When Your Ex is a Co-Worker

When Your Ex is a Co-Worker

What Happens When You Marry — and Divorce — Someone at Work

It’s like he didn’t know there was the potential for huge problems when he asked Sara to marry him. “It wasn’t like we were blind to the fact that this could be a disaster,” said Patrick Cuneo, an editorial writer for a daily newspaper, Erie Times-News, in northwestern Pennsylvania. “We talked about it many times. But my guess is that one or both of us wasn’t ready to be married. And how do you know that until you were in the middle of it?”

Cuneo says that he and his bride-to-be were aware that getting married and working for the same company had the potential for some major league headaches if the marriage went south. Which it did. We were married for about a year when she started seeing someone who also worked at the paper,” said the 52 year old. But no matter who is at fault, whatever the circumstances surrounding the break-up, the outcome creates a bad situation for everyone, including other coworkers who also happen to be your friends.”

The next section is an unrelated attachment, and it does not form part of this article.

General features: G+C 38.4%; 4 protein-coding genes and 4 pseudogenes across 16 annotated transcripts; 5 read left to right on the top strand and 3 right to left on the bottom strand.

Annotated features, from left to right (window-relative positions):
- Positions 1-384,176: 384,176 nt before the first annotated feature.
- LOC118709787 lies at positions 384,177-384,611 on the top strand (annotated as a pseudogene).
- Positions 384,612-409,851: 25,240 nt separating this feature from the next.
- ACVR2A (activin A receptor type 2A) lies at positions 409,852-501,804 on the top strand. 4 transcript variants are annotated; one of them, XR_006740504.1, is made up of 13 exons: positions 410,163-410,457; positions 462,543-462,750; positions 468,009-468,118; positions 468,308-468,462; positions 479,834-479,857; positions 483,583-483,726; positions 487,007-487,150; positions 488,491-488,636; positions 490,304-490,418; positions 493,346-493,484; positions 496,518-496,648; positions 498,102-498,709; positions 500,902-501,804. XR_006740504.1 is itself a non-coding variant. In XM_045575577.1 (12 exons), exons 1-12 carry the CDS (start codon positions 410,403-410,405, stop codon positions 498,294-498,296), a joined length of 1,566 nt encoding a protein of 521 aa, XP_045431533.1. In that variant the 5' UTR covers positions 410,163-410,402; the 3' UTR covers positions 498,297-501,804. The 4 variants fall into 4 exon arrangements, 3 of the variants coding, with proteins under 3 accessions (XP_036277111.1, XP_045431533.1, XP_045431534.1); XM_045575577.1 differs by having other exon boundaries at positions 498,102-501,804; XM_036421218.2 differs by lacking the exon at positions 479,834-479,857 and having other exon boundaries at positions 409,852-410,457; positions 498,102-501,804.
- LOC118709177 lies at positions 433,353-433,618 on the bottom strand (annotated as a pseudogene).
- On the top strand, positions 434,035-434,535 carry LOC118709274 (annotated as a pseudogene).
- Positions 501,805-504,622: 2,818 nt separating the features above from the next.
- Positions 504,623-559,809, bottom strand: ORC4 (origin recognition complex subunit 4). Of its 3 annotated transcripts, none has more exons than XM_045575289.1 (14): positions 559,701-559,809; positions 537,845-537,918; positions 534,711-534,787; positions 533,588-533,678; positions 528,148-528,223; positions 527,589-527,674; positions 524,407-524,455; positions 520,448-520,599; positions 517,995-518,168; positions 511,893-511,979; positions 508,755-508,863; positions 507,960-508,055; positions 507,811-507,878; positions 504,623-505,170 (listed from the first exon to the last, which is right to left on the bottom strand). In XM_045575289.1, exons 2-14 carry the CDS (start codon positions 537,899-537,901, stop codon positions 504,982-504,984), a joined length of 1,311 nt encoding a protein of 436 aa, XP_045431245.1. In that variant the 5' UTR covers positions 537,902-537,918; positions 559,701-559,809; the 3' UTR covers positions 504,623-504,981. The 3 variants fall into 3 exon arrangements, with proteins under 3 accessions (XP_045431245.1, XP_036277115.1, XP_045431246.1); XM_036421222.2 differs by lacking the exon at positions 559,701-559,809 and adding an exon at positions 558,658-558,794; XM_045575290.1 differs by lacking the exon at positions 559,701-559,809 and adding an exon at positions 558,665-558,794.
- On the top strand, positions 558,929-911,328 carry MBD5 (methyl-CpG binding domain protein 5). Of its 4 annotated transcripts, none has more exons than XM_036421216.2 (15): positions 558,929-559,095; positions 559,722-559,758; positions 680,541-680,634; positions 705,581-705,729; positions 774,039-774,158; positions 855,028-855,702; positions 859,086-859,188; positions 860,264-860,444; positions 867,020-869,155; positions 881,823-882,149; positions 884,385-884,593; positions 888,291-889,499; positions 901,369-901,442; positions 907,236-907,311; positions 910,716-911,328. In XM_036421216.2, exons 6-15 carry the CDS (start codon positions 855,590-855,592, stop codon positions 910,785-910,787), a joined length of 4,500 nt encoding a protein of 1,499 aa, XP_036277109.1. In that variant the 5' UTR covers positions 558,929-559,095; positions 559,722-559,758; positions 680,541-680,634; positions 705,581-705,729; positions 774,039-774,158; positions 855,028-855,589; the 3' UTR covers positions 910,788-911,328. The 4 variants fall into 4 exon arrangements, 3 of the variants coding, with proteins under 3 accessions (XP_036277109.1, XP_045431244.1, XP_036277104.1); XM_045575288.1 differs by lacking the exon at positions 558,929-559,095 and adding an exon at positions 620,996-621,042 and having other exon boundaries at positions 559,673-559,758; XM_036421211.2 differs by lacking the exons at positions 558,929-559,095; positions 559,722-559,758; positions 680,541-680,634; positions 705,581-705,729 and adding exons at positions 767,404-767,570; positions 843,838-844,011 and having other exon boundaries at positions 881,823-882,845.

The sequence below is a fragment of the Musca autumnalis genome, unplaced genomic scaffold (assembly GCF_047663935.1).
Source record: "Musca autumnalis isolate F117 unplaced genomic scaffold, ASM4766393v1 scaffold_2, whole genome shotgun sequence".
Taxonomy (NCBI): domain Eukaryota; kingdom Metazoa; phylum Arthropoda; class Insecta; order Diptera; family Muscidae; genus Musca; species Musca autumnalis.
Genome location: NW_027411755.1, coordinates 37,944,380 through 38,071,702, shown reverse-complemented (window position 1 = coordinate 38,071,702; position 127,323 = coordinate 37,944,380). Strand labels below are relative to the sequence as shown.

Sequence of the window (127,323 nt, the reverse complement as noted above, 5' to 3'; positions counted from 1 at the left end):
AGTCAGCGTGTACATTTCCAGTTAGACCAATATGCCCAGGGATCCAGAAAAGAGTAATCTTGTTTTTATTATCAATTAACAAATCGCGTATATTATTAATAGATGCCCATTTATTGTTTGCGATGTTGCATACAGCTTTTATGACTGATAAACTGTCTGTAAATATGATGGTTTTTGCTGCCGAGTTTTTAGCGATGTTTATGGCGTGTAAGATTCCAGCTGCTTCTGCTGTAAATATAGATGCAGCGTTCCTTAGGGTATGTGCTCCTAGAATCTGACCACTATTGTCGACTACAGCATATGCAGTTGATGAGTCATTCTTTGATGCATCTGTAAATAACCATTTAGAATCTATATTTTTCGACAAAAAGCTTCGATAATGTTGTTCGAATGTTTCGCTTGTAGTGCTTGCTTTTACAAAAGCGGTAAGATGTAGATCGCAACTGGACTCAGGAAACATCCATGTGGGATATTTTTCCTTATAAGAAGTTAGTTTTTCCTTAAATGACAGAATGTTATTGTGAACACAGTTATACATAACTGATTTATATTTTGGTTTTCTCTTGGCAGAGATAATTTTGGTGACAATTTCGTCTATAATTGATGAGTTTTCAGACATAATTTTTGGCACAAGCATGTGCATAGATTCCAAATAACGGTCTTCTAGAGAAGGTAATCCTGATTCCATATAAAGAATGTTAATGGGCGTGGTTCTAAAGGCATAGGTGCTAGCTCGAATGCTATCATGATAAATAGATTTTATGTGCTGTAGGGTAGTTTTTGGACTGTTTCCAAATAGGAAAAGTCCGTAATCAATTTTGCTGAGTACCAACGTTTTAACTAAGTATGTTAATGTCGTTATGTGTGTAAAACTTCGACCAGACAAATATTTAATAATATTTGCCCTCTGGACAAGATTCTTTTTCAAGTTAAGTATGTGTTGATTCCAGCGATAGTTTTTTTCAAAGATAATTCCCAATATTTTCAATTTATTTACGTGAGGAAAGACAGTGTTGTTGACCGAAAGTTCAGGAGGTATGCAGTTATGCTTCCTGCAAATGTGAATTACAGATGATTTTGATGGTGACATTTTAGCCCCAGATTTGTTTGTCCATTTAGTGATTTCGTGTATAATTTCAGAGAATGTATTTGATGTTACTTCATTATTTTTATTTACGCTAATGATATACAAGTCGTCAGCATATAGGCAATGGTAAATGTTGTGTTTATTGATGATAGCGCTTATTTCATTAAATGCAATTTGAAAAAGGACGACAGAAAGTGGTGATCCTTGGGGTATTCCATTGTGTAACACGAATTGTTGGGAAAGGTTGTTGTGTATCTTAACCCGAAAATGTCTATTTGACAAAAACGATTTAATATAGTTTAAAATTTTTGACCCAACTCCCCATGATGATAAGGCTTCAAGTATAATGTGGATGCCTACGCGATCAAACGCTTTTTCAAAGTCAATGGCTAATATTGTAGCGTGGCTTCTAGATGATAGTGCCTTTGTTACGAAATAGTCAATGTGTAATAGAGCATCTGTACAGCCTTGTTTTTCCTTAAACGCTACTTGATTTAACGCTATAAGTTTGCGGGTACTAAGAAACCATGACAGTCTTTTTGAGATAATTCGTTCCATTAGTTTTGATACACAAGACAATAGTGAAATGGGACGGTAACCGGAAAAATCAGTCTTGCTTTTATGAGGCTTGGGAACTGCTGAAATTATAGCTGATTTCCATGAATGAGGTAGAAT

Divorces between employees at the same company are more common than many realized, even in light of the fact that more and more corporations are instituting rules against dating and marriage between coworkers, according to David Rasner, veteran matrimonial lawyer and co-chair of the Family Law Group of Philadelphia-based law firm Fox Rothschild. “I have had many clients in this situation,” said the 61-year old. “It gets complicated for the obvious reasons. What matters is how they relate to one another and to the rest of the work force. What is the chain of command? Do they work on the same floor? Do they see each other a lot?”